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The Surprising Layers of a Genealogy

Photo of Luke GrayLuke Gray | Bio

Luke Gray

Luke Gray was born and raised in the Philippines as a missionary kid. After studying writing at the University of Kansas, he settled in Asheville, North Carolina, where he lives with his wife and four children. A perpetual learner, Luke is constantly trying new things—remodeling a bathroom, growing a garden, or raising livestock. He runs a small automotive detailing business, which lets him listen to audiobooks while getting paid. His favorite part of life is experiencing God at work around him.

I started copying the Bible by hand, beginning with Genesis. I write the verses on the right side of a notebook and any thoughts, questions, or responses I have on the left side. I’d like to someday have written the whole Bible out.

There are 31,102 verses in the Bible, so if I write five verses one hundred and fifty days out of the year, I could theoretically copy the whole Bible in about forty-one years. Still, I’m the kind of person who gets overwhelmed, so I’m trying to not overthink the process. I’m taking this journey piecemeal, starting with book one, recognizing that every verse I write has value regardless of whether I finish the chapter, book, or testament someday.

I’m doing this because I needed a change of pace in my Bible reading. I’m quite familiar with the Bible. I’m the son of missionary parents who stressed the importance of Scripture. I can’t say actually how many times I’ve been through the Bible in total. I know I’d read it three times in its entirety by the time I finished high school, and that I’ve listened to it entirely in audiobook format each of the last three years.

Taking out the magnifying glass, as it were, and focusing small seems a good next step.

So I’ve started with Genesis. I finished writing chapter 5 today, and the way writing by hand is changing how I engage with Scripture is fascinating. There’s more to these stories if Christians will just slow down and study them. Take the genealogy in Genesis 5, for example (after all, I tend to roll my eyes at genealogies):

  • Adam lives 130 years before Seth is born and Adam  dies at 930.
  • Seth lives 105 years before Enosh is born and Seth dies at 912.
  • Enosh lives 90 years before Kenan is born and Enosh dies at 905.
  • Kenan lives 70 years before Mahalalel is born Kenan and dies at 910.
  • Mahalalel lives 65 years before Jared is born and Mahalalel dies at 895.
  • Jared lives 162 years before Enoch is born and Jared dies at 962.
  • Enoch lives 65 years before Methuselah is born and God takes him away at 365.
  • Methuselah lives 187 years before Lamech is born and Methuselah dies at 969.
  • Lamech lives 182 years before Noah is born and Lamech dies at 777.
  • Noah lives 500 years before Shem, Ham, and Japheth are born. Noah builds the ark for 100 years (7:11). Then he lives an additional three hundred and fifty years (9:28-29).

Here are some old observations of mine:

  1. People used to live far longer, which implies some major changes between then and now, perhaps environmental or in our human biology.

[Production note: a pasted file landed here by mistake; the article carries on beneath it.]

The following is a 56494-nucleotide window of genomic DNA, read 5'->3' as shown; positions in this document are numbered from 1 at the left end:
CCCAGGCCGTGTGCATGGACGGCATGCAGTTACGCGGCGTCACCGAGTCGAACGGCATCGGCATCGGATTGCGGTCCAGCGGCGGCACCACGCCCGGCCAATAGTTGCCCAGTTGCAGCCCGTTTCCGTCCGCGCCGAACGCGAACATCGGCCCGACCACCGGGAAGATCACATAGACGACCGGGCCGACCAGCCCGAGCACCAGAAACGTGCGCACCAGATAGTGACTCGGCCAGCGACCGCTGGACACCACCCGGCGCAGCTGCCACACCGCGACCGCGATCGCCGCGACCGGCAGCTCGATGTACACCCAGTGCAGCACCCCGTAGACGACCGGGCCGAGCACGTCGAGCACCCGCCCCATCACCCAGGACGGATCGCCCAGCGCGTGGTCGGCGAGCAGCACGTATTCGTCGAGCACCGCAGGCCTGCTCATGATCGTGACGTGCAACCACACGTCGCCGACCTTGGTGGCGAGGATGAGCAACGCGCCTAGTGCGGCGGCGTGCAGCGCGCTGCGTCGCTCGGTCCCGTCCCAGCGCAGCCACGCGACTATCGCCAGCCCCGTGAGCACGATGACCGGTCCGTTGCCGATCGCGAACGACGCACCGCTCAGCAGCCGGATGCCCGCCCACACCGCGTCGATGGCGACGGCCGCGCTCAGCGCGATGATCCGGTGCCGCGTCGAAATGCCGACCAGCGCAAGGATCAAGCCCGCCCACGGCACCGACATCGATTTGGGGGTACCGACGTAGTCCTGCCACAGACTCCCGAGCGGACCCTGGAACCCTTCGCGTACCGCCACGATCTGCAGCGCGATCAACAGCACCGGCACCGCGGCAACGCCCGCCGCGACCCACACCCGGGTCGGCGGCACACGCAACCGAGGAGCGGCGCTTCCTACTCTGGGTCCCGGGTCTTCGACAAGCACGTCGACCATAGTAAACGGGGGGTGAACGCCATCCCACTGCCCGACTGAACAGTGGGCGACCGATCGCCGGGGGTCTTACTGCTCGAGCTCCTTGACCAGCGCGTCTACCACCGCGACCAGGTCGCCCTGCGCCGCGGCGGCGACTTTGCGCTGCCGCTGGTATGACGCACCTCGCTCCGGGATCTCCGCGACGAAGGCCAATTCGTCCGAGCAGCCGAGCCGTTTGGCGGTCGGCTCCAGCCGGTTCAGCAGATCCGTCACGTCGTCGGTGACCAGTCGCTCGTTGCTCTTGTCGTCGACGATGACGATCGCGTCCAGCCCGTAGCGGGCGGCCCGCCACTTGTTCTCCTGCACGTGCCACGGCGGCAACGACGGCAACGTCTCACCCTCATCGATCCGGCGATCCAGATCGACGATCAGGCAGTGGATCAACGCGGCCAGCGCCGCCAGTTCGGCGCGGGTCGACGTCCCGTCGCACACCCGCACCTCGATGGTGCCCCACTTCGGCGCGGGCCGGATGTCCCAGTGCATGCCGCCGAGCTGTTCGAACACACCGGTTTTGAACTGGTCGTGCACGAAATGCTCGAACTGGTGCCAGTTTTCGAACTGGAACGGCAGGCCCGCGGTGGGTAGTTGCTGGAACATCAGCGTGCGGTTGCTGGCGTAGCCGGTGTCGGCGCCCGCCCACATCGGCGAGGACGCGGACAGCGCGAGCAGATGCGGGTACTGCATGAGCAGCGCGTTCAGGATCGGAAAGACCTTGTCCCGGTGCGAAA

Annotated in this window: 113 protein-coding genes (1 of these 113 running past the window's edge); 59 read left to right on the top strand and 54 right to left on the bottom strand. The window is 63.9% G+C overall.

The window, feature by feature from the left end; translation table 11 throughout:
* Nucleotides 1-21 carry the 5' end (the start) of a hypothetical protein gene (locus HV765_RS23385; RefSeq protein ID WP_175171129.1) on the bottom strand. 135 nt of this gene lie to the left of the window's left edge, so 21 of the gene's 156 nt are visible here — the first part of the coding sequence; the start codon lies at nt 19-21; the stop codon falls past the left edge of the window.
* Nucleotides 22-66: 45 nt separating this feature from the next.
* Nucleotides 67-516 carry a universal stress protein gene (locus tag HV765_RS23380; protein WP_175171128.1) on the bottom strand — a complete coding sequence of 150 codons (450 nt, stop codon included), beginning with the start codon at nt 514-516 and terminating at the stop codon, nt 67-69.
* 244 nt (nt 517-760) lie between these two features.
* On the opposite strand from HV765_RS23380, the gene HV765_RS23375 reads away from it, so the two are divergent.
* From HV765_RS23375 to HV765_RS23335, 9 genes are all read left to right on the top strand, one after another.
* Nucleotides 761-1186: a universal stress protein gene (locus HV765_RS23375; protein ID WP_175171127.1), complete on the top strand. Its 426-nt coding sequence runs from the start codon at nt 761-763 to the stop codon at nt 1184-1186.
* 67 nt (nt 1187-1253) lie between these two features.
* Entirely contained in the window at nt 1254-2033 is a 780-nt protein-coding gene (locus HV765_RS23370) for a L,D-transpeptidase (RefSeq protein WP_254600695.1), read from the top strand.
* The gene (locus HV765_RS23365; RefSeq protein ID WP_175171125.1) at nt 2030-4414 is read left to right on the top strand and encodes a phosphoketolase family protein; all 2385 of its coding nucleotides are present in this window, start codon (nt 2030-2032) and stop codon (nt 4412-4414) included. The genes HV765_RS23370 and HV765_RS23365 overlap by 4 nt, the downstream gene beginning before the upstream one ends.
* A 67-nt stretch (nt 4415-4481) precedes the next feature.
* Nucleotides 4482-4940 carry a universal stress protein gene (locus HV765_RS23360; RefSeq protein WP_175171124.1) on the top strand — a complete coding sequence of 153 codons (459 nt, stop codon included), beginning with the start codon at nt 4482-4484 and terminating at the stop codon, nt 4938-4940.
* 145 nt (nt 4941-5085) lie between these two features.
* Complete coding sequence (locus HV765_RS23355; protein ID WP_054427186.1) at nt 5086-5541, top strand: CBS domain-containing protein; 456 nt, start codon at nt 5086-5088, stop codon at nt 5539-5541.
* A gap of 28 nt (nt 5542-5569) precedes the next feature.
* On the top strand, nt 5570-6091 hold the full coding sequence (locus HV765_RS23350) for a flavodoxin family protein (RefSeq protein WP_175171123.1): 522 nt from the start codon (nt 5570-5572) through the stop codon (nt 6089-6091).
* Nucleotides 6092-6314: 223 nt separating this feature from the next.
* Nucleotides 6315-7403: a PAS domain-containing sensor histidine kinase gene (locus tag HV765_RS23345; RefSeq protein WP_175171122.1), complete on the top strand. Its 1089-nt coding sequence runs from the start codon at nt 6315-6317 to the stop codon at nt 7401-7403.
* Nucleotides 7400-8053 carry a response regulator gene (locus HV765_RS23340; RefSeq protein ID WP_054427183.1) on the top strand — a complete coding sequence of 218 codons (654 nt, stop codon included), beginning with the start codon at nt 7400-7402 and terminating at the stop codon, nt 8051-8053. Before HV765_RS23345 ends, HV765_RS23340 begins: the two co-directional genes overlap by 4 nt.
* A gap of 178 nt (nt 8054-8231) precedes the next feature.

2. Enoch is one of only two Biblical characters who didn’t die, Elijah being the other.

In the last week, however, seemingly every time I look at this genealogy, I see something new.

Here are the new observations I’ve only recently put together:

  1. Cain is not listed as Adam’s firstborn and neither is Abel. Cain killed Abel, and so neither are included in the genealogy. Rather the descent dismisses Cain and follows his younger brother Seth.
  2. Based on this pattern, Noah also likely had sons before Sham, Ham, and Japheth. However, they are not included because they did not accompany Noah on the ark.
  3. Noah’s father Lamech dies five years before the flood.
  4. Noah’s grandfather Methuselah presumably died in the flood.

The implications here are both profound and sobering.

The Bible’s earliest parents fail to pass on their faith to their children at an alarming rate. Cain disregards God’s warning, kills his brother Abel, and goes into exile. Enoch seemingly fails to pass on his faith to Methuselah. And Noah’s earlier children along with Methuselah ignore one hundred years of warning while Noah builds the ark.

This whole scenario could explain Noah’s drunkenness in Genesis 9:20-27. Perhaps Noah was so haunted by the flood and his own inability to persuade some of his own children and his grandfather that he turned to alcohol, in which case his drinking falls more in line with Proverbs 31:6 (“Give strong drink to the one who is perishing, and wine to those in bitter distress”). This reveals Noah as a tragic figure and would make his turn in chapter 9 more understandable.

Obviously none of this is explicitly stated, but as someone who loves literature and who writes, I believe this kind of subtlety and nuance is part of what makes good literature.

Excellent books have depth, which is why readers return to them again and again and again. Each subsequent journey expands the reader’s understanding. The same is true of the Bible.

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